SYDNEY, Australia – The big four banks of Australia have forecasted a rebound on property price beginning next year.
During the pandemic, the big four have already forecasted a significant drop in the country’s house prices. However, in recent statistics, the property price fall appeared to be at least half of the forecasted decrease. This number leads the prominent banks to be hopeful on property price rebounds to be possible quicker than they expected.
Originally, Westpac had an anticipated property price fall of at least 10 per cent by June of next year. This calculation is in consideration of all the repercussions brought by the COVID-19 pandemic. These contributing factors include the drastic economic recession, job cuts, closed industries, and many others. With the total number of price decreases this year only falling at half of the projected number, Westpac is now positive that only half of their previously projected fall will hit the country by next year.
The bank’s economists are now seeing a much quicker return to growth in the property market. Their latest forecast revealed that the country’s property price is set to have an appreciation of at least 15 per cent in the next two years, ending with a strong property industry default.
The latest projections provide a more forgiving number for the property price fall of big cities such as Sydney with only five per cent drop and Brisbane at two per cent. Property prices rise in Adelaide is now at a projected two per cent, while Perth prices stay as-is. However, Melbourne will still hold its projected 12 per cent fall.
This number might also result from recent data that the COVID-19 pandemic has pushed city dwellers to flee the cities and opt for regional residentials instead. Major CBD markets are now reporting double-digits of rental vacancies in their areas. Sydney CBD’s rental vacancy rates are now at 12.9 per cent, while Melbourne CBD is 10 per cent. This rise in these cities’ rental vacancy rates comes after the fall in regional areas’ rates, recording an all-time-low of rental vacancy rates.
However, economists are nonetheless hopeful that by April to June next year, capital cities will come out stronger with a lesser property price drop of only five per cent.
Westpac’s forecast also came after the Australian Bureau of Statistics (ABS) released the data of the typical home shed of about 12,500 dollars since this year’s first months. It anticipates a phase when many property sellers are expected to sell or let go of their properties because of repayment difficulties. Westpac’s revision on forecasts also followed Commonwealth Bank’s changed forecasts to a six per cent fall.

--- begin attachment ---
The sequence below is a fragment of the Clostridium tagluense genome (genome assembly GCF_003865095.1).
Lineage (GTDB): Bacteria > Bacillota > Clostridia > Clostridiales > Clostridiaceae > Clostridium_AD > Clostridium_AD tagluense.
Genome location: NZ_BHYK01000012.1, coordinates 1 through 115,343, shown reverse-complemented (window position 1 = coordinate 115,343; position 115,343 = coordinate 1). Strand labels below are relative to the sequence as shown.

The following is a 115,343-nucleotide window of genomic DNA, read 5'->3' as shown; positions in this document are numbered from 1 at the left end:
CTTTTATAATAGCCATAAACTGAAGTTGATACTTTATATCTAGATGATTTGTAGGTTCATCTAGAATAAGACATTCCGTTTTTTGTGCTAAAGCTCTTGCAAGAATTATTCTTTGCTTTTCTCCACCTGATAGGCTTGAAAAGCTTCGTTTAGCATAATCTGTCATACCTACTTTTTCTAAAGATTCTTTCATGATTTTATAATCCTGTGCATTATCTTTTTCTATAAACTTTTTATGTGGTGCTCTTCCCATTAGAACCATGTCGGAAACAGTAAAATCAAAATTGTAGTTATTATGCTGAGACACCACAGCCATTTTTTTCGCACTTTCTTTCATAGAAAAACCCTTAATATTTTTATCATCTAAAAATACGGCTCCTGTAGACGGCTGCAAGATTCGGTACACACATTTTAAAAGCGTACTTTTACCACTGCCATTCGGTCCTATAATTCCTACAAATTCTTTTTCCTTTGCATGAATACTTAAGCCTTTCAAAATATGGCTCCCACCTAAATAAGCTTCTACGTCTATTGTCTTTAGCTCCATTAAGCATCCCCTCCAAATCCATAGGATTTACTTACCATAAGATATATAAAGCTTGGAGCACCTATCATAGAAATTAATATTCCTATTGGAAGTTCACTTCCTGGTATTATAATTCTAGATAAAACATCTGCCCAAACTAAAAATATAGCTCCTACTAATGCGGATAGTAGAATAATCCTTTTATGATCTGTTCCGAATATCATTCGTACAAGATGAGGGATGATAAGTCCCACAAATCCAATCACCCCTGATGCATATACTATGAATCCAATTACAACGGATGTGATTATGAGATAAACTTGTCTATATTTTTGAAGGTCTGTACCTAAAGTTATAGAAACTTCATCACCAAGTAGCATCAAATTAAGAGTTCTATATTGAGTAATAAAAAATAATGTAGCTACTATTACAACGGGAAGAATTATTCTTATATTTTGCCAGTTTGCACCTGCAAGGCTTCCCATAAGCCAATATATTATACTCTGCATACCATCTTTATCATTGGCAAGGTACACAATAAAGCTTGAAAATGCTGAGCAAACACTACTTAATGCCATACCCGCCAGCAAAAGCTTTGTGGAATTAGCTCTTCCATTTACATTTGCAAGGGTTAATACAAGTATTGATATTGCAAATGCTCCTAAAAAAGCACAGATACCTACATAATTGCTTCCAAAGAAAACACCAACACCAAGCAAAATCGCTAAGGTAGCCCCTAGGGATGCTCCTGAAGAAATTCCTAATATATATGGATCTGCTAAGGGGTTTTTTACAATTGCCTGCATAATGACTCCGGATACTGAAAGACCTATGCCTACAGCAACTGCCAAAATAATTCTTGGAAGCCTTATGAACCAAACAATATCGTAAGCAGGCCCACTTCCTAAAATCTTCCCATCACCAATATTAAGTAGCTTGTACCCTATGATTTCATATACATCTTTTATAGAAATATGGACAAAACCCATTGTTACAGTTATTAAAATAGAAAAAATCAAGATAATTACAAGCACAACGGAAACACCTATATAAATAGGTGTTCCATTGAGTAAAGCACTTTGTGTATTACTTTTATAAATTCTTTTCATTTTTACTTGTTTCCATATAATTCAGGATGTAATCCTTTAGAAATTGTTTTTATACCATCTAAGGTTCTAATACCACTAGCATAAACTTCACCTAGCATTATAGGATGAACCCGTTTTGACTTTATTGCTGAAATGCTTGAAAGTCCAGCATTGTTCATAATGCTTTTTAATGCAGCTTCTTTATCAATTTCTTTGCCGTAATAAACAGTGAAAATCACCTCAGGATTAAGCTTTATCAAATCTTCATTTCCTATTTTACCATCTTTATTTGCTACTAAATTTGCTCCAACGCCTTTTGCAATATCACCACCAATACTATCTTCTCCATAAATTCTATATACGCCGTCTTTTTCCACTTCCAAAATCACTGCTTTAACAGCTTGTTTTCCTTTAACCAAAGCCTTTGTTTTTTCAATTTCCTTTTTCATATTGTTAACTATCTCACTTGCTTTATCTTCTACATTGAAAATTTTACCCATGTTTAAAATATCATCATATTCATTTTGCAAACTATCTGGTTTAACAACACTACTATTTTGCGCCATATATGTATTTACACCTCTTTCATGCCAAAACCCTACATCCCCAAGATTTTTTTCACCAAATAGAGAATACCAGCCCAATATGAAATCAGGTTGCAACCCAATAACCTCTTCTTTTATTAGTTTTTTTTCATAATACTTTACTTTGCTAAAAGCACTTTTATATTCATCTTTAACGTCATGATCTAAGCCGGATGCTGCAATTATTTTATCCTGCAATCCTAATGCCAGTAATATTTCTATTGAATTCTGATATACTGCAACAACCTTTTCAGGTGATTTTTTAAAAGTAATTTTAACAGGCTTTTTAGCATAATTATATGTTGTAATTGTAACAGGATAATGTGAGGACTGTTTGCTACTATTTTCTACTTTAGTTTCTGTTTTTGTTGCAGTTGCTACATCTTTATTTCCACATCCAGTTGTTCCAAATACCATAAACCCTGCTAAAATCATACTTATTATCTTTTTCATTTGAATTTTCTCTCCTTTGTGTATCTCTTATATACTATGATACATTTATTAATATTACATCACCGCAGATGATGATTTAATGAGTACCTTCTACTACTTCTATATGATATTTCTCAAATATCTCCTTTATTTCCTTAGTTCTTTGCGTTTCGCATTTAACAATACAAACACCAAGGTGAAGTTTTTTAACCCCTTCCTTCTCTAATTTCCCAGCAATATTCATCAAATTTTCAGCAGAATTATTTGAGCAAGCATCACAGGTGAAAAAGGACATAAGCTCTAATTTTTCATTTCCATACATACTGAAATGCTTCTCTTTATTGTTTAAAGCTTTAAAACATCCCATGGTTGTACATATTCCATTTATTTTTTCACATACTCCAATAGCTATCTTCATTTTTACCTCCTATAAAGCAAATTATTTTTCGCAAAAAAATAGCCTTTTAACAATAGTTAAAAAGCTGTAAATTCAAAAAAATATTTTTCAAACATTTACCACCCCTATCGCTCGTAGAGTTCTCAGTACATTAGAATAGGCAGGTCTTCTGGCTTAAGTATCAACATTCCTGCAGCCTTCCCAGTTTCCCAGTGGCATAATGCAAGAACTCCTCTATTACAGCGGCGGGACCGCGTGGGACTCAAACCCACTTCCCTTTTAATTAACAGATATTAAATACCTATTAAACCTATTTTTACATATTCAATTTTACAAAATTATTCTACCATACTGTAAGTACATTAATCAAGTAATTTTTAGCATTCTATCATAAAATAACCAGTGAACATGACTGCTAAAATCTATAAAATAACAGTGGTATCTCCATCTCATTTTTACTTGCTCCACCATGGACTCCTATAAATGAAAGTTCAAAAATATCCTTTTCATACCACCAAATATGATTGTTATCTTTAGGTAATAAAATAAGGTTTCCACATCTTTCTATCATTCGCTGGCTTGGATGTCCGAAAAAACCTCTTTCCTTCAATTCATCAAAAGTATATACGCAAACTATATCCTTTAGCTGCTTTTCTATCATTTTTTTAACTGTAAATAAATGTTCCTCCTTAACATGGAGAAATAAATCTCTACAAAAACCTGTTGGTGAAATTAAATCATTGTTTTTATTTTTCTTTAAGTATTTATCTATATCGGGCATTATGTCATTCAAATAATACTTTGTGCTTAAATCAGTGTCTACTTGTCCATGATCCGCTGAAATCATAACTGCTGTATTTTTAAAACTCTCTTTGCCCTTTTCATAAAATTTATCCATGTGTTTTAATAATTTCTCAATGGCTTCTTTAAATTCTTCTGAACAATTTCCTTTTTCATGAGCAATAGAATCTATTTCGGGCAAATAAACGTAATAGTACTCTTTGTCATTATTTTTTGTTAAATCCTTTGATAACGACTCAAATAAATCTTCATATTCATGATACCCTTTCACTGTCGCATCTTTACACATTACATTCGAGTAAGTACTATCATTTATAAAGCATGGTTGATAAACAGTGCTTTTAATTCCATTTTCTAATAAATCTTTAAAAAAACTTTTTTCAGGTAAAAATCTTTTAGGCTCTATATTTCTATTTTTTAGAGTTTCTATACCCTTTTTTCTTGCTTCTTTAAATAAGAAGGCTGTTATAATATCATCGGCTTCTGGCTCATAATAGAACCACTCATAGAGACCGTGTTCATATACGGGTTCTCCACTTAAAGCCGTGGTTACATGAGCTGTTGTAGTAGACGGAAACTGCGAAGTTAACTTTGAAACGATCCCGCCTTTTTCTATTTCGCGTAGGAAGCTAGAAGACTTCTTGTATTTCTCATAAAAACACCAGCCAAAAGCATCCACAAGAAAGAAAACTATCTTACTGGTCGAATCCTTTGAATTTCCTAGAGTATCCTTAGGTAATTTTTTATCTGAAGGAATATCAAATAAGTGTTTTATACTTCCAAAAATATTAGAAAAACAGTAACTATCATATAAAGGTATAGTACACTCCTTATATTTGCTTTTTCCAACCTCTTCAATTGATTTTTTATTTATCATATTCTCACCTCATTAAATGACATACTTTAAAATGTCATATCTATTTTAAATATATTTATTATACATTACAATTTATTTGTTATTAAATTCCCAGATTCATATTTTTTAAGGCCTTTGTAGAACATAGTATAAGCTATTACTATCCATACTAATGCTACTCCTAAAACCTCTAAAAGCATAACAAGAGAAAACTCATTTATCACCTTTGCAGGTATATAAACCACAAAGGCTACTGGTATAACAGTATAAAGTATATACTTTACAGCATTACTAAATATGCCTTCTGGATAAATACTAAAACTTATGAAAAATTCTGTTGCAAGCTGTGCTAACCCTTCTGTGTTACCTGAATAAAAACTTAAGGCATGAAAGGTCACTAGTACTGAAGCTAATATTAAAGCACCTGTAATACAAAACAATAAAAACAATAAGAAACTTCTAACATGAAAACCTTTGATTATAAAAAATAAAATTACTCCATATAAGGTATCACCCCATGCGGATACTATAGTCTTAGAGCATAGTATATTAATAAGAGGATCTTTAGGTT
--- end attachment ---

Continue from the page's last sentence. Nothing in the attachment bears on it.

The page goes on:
Westpac’s senior economists mentioned a four-phase plan for default property prices to bounce back to at least 15 per cent. The first phase was a drop in property prices. According to data, this has been inevitable since the pandemic’s economic collapse peaked at around June.
The next phase involves a property price stabilization at around the end of this year to the first quarter of 2020. Economists are hopeful that there can be price rises in the coming months as the whole country is also already getting back on its feet. However, there is an exemption for Melbourne, which is still expected to maintain a relative property price drop. The city is anticipated to be at a quarter behind the rebound of its adjacent states.
The third phase of the recovery plan may be one of the most crucial as prices are projected to fall back again due to “urgent sales.” During the past months, banks have offered and approved new loans, home loan deferrals, and other COVID-19 relief packages to ease many Australians’ financial difficulties. In the past weeks, the big four banks have laid out responses that their companies enacted during the pandemic. These responses, joint forces with government efforts, gravely contributed to the citizens’ financial stability during the economic fallout.
The national government offered many schemes such as JobKeeper and the early release of many working Australians’ superannuation funds. These schemes released millions of amounts to provide COVID-19 support.
In the coming months, these COVID-19 relief packages are also about to cease. For example, at the pandemic’s peak, prominent banks offered home loan deferrals of up to six months. With the economy still being unstable at the end of the six months provided, banks offered further help, providing deferrals options to stretch as far as next year. The second batch of early superannuation releases has just been made, but with millions of Australians accessing the scheme, super funds for many are rapidly zeroing out.
With all of these measures and efforts ending by next year, another phase of “softening” in the market’s property price is also anticipated. Around March of 2021, there will be an estimated 60,000 “urgent sales” as a result of property owners’ repayment challenges. This number is about 15 per cent of the total number of properties and houses sold each year. Economists are wary that this number is enough to put a significant decrease in the house prices in the industry again.
However, at the presented recovery plan, the fourth phase is where prices are expected to rebound significantly. The factors that might influence the boost are substantial low-interest rates, especially for fixed rates, and a less harsh recession than projected.